A single bullet can change the course of history; a single Sniper Elite bullet can change the course of the human urinary system. Rebellion's long-distance murder sim is best known for its X-ray kill cam, following the lead through the human body as skulls crack, teeth scatter, lungs deflate and - with a perfectly judged shot - digital gonads liquefy into mulch. It's as much a Nazi neutering sim as it is stealth thriller; Adolf Hitler's famously singular testicle got off lightly, it seems.
It's exactly the kind of mum-worrying trash that our 13-year-old selves would have begged older brothers to buy for us, but in an age where you can watch YouTubers pop Nazi kidneys from 1,000 yards, why play for yourself? Get over the sick thrill and rooting through the giblets reveals brains amongst the brain matter, such as the way wind speed and gravity affect a bullet's trajectory or the need to disguise the sound of shots behind bombing runs or church bells.
These latter moments are the game at its best. It doesn't matter how hidden the sound is if a soldier's head explodes in front of his pal, so you're forced to pick platoons off in sequence, timing it so bodies slump out of sight. It takes patience and many restarts, but the act of clearing an arena with five perfectly placed pieces of lead is far more empowering than the pray-and-spray theatrics of COD and friends.
Reich Makes Might?
The problems start when Rebellion veers wildly from its winning formula. Fire your rifle without the cover of sound - as you do for 70 per cent of the time - and every Nazi in Berlin immediately enters a state of high alert. Worse still, these are magic Nazis (our least favourite sort), who can smell your position and turn the most wild-firing SMG into a headshotting game-over machine.
In one squeeze of the trigger the game turns from graceful sniping puzzle to bitter slog. A silenced pistol and pocketful of diversionary pebbles hint at a safer, sneakier approach, but this is scuppered by the useless threat detection meter (jumping from 'all clear' to 'send sad telegram home' in the blink of an eye) and the magic Nazis' ability to see through walls. As sneaking repeatedly broke down into turgid firefights, we ended up legging our so-called elite through more troublesome stretches of levels. Better that than play the damn thing.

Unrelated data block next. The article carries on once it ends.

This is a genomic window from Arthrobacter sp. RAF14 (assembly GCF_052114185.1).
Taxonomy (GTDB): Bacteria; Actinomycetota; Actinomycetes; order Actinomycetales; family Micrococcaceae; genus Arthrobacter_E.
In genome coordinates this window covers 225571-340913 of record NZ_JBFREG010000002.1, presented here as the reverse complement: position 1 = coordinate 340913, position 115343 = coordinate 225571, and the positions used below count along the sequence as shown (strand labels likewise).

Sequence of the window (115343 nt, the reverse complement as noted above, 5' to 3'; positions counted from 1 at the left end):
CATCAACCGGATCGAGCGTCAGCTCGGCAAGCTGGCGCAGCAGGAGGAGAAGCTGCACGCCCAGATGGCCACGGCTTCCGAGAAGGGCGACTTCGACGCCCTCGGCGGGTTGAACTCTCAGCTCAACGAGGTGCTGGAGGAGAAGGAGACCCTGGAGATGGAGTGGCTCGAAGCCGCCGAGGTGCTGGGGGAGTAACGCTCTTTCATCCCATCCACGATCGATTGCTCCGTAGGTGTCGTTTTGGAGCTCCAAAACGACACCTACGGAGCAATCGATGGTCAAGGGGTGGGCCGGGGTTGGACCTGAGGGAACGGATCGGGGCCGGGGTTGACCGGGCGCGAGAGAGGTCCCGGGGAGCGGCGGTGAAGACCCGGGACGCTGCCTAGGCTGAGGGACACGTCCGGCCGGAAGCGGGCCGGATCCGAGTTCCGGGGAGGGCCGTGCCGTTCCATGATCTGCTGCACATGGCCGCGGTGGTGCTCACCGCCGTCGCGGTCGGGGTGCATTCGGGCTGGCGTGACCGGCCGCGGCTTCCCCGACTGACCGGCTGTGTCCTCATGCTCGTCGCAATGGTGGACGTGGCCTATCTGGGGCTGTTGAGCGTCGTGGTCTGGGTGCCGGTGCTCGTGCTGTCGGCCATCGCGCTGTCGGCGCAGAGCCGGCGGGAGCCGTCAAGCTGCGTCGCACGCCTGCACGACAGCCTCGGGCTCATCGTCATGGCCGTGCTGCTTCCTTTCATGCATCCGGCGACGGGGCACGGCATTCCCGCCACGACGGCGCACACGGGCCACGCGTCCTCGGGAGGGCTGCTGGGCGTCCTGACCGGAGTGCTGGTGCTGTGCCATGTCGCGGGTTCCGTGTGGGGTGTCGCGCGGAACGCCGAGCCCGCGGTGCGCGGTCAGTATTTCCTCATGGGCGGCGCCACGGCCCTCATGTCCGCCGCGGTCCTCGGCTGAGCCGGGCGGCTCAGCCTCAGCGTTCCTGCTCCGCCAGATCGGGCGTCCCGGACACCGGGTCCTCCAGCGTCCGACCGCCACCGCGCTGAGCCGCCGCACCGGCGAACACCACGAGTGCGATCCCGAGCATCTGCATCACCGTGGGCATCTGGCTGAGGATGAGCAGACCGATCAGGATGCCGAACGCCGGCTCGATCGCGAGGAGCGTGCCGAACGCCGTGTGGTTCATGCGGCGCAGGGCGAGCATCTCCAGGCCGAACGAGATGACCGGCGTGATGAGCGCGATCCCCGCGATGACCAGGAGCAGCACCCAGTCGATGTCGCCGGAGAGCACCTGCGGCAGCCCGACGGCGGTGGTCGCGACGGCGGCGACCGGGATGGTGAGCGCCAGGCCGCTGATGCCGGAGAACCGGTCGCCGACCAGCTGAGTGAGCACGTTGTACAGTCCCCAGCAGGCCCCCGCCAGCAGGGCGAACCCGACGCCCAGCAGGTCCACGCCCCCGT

If only we could leg it through forced action beats, too. Trying to survive an ambush in an underground research facility reveals why the game isn't called Close Quarters Elite: our hero is sluggish to get in and out of cover, has no damage indicator to target threats and his SMGs fire all over the shop, despite the Nazis being able to perform keyhole surgery with the very same weapons. It's awful.
Never has a game veered so aggressively from 80 per cent-rated fun to 30 per cent-rated horror, but the same could be said of the 360/PS3 original. Wii U comes with the added sting of having all the multiplayer and co-op options hacked out, leaving only a samey survival mode (fight waves of Nazis in repurposed levels) to pad out a brisk campaign. And no, a touchscreen map and inventory is no substitute for stripped content. Sniper Elite V2 is just about as hit-and-miss as they come, leaving you to vent your spleen when you just want to be venting other people's.